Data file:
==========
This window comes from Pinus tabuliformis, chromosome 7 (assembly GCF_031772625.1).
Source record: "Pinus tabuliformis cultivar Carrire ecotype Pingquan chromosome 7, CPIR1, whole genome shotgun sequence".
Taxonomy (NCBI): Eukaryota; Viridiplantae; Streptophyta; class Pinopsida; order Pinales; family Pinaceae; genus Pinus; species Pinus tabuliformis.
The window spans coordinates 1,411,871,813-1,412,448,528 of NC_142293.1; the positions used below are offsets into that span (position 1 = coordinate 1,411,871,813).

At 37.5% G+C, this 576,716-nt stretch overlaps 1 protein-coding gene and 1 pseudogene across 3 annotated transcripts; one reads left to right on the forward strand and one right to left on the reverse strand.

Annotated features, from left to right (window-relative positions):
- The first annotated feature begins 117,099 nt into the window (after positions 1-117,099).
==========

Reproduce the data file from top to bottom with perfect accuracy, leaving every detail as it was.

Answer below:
This window comes from Pinus tabuliformis, chromosome 7 (assembly GCF_031772625.1).
Source record: "Pinus tabuliformis cultivar Carrire ecotype Pingquan chromosome 7, CPIR1, whole genome shotgun sequence".
Taxonomy (NCBI): Eukaryota; Viridiplantae; Streptophyta; class Pinopsida; order Pinales; family Pinaceae; genus Pinus; species Pinus tabuliformis.
The window spans coordinates 1,411,871,813-1,412,448,528 of NC_142293.1; the positions used below are offsets into that span (position 1 = coordinate 1,411,871,813).

At 37.5% G+C, this 576,716-nt stretch overlaps 1 protein-coding gene and 1 pseudogene across 3 annotated transcripts; one reads left to right on the forward strand and one right to left on the reverse strand.

Annotated features, from left to right (window-relative positions):
- The first annotated feature begins 117,099 nt into the window (after positions 1-117,099).